This week I received a review copy of culinary legend Dorie Greenspan’s new cookbook release, Around My French Table. As soon as I spied the front cover I began to drool, and knew immediately that should I make it to round four of Project Food Blog that this would be the recipe I would choose for my post. Tasked with documenting (through photos) a recipe that instructs readers in a step-by-step format, I wanted to create something that was visually interesting and made people want to leap into their kitchens and make it for themselves. I’m happy to say that I did advance to round four (thanks for all the support!), and that I did make the cover recipe from Dorie Greenspan’s book. Only thing left is to find out if my post is inspiring enough to have you try the recipe!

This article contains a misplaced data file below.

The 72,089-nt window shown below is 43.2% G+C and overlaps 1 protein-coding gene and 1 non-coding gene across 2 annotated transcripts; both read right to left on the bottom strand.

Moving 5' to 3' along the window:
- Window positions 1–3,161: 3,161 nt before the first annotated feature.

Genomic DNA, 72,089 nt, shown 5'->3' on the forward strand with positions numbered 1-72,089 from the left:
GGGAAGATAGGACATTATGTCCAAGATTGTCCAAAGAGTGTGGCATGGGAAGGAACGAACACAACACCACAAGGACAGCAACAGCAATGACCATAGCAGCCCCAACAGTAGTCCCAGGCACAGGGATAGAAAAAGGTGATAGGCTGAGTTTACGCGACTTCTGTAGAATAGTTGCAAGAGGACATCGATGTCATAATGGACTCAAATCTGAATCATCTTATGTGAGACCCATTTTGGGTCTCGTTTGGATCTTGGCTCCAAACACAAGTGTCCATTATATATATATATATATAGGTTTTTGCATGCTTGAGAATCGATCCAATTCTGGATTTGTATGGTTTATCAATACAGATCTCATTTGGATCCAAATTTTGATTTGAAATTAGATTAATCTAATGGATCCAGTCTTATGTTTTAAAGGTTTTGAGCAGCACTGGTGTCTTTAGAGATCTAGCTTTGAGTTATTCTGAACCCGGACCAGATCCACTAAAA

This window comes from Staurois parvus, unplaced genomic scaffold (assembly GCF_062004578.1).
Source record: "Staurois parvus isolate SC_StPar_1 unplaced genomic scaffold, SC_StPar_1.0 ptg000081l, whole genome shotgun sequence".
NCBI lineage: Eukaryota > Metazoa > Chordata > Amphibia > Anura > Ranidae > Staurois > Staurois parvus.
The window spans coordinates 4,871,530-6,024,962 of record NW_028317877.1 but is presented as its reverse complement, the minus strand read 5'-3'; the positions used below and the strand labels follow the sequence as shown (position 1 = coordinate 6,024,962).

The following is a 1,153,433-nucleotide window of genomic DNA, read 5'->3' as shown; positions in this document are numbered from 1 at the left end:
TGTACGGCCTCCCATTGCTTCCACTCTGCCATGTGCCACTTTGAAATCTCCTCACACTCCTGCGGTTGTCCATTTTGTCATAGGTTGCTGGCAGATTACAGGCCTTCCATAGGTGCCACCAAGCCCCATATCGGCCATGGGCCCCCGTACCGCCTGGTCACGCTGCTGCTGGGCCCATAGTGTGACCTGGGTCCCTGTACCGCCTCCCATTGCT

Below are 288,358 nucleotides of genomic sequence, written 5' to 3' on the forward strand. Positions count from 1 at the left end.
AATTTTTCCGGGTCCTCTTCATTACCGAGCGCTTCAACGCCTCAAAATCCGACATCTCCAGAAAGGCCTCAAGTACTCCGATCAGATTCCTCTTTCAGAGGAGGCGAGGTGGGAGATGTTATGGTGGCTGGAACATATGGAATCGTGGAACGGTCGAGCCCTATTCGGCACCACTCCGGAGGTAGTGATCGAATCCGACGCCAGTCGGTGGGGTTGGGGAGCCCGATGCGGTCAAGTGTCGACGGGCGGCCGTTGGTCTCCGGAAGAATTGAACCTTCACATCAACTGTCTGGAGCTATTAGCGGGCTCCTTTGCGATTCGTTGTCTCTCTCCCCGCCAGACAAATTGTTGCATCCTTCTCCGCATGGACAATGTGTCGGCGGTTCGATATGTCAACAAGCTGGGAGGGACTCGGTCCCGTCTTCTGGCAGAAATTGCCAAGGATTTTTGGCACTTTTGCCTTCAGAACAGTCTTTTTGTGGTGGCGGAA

The recipe pictured on the cover was for chicken in a pot (click here for the recipe). The whole concept of cooking a chicken in a casserole dish sealed tight with a flour and water dough mixture placed around the edges of a Dutch oven, was a technique I had never seen before let alone attempted. I was intrigued!

First order of business – preheat oven to 450 degrees F.

While oven is preheating, peel half of a preserved lemon. This proved to be embarrassingly challenging and in the end I had to resort to brute force in order to pop the lemon out of the jar. NOTE: a preserved lemon (or citrons confits) is a Moroccan and Middle Eastern specialty, and involves making deep slits into lemons which are subsequently marinated in a brine of salt and lemon juice for a minimum of three weeks.

Chop the lemon rind into small pieces. Next, bring water and sugar mixture to a boil and add the lemon peel. Cook for 1 minute; drain and set aside.

Okay now it’s time to prep all that veg!

This includes chopping celery into 1 inch pieces…